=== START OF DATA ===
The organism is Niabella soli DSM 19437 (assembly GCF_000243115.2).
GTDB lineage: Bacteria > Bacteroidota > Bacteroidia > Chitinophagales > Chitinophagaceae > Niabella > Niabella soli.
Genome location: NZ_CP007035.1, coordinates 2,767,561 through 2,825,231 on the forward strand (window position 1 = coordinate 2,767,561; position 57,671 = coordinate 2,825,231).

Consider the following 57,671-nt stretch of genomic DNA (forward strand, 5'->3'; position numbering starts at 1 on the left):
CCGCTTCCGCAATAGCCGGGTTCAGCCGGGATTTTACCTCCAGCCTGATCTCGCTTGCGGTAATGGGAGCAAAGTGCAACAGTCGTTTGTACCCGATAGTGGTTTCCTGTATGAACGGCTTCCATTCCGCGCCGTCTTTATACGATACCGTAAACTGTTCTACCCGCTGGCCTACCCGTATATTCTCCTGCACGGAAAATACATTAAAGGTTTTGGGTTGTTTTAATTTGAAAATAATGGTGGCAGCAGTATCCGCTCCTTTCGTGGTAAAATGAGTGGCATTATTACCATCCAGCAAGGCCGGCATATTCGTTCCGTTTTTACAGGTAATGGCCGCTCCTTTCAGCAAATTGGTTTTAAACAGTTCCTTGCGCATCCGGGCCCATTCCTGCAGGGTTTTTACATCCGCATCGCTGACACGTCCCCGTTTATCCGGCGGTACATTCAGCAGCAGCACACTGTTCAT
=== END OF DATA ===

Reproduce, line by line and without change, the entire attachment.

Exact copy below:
The organism is Niabella soli DSM 19437 (assembly GCF_000243115.2).
GTDB lineage: Bacteria > Bacteroidota > Bacteroidia > Chitinophagales > Chitinophagaceae > Niabella > Niabella soli.
Genome location: NZ_CP007035.1, coordinates 2,767,561 through 2,825,231 on the forward strand (window position 1 = coordinate 2,767,561; position 57,671 = coordinate 2,825,231).

Consider the following 57,671-nt stretch of genomic DNA (forward strand, 5'->3'; position numbering starts at 1 on the left):
CCGCTTCCGCAATAGCCGGGTTCAGCCGGGATTTTACCTCCAGCCTGATCTCGCTTGCGGTAATGGGAGCAAAGTGCAACAGTCGTTTGTACCCGATAGTGGTTTCCTGTATGAACGGCTTCCATTCCGCGCCGTCTTTATACGATACCGTAAACTGTTCTACCCGCTGGCCTACCCGTATATTCTCCTGCACGGAAAATACATTAAAGGTTTTGGGTTGTTTTAATTTGAAAATAATGGTGGCAGCAGTATCCGCTCCTTTCGTGGTAAAATGAGTGGCATTATTACCATCCAGCAAGGCCGGCATATTCGTTCCGTTTTTACAGGTAATGGCCGCTCCTTTCAGCAAATTGGTTTTAAACAGTTCCTTGCGCATCCGGGCCCATTCCTGCAGGGTTTTTACATCCGCATCGCTGACACGTCCCCGTTTATCCGGCGGTACATTCAGCAGCAGCACACTGTTCAT